New York City Theater
"Lady Day at Emerson’s Bar and Grill"
Circle in the Square Theater
At first you think, “Here’s Audra McDonald” as the star threads her way through nightclub tables on her way to the small stage at one end of Circle in the Square Theater. Then it’s “Here’s Billie Holiday,” as McDonald brilliantly transforms herself from five-time Tony winner to troubled jazz and blues singer.
We forget what it was like for blacks in this country. We forget the lynchings, the separate (or no) bathrooms, the ever-present reminders of slavery. “Lady Day at Emerson’s Bar and Grill,” Lanie Roberston’s expository memoir, is a familiar yet absorbing work about how a woman of courage and persistence survives segregation and humiliation, only to be defeated by personal demons. In two ways, it’s a tale of waste, as in getting wasted by drugs and alcohol, as well as the waste of a remarkable talent.
The scene is a two-bit Philadelphia nightclub in March 1959, just months before Holiday dies of cirrhosis and heart failure at age 44. “I love to sing,” she says in her smashing strapless gown, her diamond earrings swinging with the music. “Singin’ is livin’ to me. But they won’t let me.”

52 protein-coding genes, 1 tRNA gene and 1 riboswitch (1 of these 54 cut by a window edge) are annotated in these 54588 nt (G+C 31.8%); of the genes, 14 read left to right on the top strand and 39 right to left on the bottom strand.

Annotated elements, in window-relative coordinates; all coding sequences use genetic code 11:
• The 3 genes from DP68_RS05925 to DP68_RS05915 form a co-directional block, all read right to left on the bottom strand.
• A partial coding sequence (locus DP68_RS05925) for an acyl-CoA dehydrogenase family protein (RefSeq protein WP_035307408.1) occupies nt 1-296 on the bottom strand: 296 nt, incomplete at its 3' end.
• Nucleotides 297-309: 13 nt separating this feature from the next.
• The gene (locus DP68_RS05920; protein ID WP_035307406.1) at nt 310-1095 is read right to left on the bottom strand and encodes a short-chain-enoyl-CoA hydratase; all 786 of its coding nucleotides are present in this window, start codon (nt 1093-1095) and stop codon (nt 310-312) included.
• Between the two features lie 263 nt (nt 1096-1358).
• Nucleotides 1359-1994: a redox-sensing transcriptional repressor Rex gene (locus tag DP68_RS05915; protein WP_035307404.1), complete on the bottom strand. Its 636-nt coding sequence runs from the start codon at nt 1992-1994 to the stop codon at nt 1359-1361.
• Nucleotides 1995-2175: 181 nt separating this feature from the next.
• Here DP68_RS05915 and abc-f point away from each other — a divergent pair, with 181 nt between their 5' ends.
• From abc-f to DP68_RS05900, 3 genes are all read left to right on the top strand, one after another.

They won’t in New York because Holiday, as a former prisoner, lacks a cabaret card. Her drug addiction is made plain when, after a break, she re-enters with one long white glove pushed down, showing needle marks. Through it all, she’s defiant, reminiscing about the husband who started her on heroin; her beloved mother, the “Duchess”; the white musicians who protected her; the black ones who influenced her.
And the songs, the smoky voice, the passion, the elongated vowels, the moments of forgetfulness. “I Wonder Where Our Love Has Gone,” “When a Woman Loves a Man” and, of course, “God Bless the Child” and “Strange Fruit” (“Black bodies swinging in the southern breeze / Strange fruit hanging from the poplar trees”).
It’s not all sorrows. In an extended comic riff, Holiday tells of revenge on a snotty maitre d’ who wouldn’t let her use the bathroom. Sardonic humor runs throughout, as she journeys from smiles and charm to losing her bearings and her balance.
Vulnerable yet tough, McDonald is remarkable, depicting Lady Day’s bravery as well as her fears, her way with a song superbly intact. Ambling about the stage, drinking a tumblerful of booze, schmoozing with the customers, introducing us to her Chihuahua, McDonald and Holiday fuse into a woman whose control slips.
For Holiday’s downhill slide, McDonald’s stance becomes looser, her voice huskier, her eyes more glazed. Images of the past are reminders of the terrors lurking beneath the surface, ending in a truly frightening and pitiful harbinger of fate for someone whose blazing public life will soon be extinguished.
--David A. Rosenberg
April 21, 2014